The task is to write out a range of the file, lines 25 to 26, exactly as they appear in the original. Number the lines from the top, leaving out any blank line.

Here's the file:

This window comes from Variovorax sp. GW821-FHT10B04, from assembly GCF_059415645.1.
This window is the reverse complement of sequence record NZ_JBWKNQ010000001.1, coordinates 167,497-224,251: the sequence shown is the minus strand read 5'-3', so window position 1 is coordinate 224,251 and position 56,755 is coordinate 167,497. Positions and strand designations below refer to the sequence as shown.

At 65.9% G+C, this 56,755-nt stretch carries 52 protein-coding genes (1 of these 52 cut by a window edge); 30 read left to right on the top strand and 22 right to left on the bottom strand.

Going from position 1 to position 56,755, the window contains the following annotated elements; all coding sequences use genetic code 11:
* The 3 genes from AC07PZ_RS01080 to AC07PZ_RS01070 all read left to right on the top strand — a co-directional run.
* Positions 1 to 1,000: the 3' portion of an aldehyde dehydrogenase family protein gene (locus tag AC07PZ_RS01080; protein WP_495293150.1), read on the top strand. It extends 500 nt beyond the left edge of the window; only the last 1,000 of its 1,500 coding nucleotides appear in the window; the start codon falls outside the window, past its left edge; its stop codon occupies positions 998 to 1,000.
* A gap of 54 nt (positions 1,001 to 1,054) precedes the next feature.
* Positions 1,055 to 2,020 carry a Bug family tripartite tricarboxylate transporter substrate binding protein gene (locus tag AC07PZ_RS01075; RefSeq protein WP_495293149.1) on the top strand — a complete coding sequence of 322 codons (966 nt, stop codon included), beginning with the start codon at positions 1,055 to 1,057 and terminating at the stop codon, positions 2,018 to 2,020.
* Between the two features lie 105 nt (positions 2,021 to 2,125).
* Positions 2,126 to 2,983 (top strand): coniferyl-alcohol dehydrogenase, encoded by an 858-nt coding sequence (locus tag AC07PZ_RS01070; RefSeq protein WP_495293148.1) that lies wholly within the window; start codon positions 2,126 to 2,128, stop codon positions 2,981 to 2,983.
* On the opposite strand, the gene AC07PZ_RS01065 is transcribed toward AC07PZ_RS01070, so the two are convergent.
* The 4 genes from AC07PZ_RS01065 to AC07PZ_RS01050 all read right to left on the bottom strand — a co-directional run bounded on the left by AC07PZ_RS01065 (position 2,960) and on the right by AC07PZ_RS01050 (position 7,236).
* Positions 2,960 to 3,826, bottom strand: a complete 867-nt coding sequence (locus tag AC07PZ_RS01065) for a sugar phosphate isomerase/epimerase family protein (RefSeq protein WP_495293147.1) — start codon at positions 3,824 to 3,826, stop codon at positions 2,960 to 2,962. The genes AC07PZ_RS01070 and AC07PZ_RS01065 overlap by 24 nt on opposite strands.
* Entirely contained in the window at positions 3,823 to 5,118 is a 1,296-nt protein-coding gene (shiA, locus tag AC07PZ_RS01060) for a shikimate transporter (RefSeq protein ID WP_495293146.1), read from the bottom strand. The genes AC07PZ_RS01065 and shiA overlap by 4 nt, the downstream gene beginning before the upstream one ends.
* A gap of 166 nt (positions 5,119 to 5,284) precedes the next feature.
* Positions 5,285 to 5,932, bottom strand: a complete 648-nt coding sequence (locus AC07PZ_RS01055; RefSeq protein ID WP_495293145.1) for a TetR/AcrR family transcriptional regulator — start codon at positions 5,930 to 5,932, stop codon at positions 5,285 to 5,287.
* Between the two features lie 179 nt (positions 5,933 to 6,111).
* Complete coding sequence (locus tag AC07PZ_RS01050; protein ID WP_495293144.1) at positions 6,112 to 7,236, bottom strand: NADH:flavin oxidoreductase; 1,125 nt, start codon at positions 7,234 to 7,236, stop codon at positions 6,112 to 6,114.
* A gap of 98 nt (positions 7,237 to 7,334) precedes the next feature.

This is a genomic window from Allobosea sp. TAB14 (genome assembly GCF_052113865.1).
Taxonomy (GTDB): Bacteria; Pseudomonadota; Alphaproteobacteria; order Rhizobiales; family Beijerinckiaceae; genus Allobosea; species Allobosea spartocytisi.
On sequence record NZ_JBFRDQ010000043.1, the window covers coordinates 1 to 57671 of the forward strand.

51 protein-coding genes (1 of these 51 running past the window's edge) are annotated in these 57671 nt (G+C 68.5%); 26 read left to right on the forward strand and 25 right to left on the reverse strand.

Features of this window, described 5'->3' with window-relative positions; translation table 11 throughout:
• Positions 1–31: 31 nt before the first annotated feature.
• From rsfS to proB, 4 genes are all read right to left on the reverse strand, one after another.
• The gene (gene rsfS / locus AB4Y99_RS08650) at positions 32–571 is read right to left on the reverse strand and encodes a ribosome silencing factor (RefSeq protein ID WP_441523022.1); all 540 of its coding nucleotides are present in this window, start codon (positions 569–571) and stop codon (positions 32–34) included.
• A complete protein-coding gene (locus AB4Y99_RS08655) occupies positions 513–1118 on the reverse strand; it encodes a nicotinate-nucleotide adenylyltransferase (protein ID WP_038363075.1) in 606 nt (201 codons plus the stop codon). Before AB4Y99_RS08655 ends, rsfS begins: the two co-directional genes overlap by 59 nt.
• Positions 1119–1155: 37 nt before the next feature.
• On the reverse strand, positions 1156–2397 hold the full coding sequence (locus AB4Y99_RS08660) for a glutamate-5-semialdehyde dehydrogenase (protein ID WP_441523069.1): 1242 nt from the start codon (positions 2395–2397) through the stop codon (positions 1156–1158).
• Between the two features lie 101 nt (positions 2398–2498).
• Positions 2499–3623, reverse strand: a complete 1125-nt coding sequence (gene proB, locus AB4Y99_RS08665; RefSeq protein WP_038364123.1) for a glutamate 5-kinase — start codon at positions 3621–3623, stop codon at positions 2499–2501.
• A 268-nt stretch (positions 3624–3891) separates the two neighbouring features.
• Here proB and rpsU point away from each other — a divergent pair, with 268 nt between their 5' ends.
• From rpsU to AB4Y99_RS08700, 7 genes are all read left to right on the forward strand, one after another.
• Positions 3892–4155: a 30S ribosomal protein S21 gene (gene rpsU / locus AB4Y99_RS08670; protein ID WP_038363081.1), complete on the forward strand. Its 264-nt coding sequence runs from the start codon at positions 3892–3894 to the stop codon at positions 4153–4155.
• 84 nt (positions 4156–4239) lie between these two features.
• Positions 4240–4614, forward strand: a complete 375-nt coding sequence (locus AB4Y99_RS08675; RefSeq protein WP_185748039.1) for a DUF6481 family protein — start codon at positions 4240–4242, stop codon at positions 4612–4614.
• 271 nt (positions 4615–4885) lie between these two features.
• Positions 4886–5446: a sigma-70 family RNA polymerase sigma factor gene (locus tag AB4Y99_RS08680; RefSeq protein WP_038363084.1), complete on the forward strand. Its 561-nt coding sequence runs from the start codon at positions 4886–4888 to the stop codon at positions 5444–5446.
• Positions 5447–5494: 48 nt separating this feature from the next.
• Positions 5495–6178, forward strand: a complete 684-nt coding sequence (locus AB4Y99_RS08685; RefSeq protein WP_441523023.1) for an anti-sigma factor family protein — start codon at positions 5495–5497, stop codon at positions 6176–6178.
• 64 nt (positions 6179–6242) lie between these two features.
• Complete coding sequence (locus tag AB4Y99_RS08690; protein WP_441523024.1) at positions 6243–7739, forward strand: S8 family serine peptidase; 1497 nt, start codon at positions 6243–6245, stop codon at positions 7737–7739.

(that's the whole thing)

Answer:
• Positions 1–31: 31 nt before the first annotated feature.
• From rsfS to proB, 4 genes are all read right to left on the reverse strand, one after another.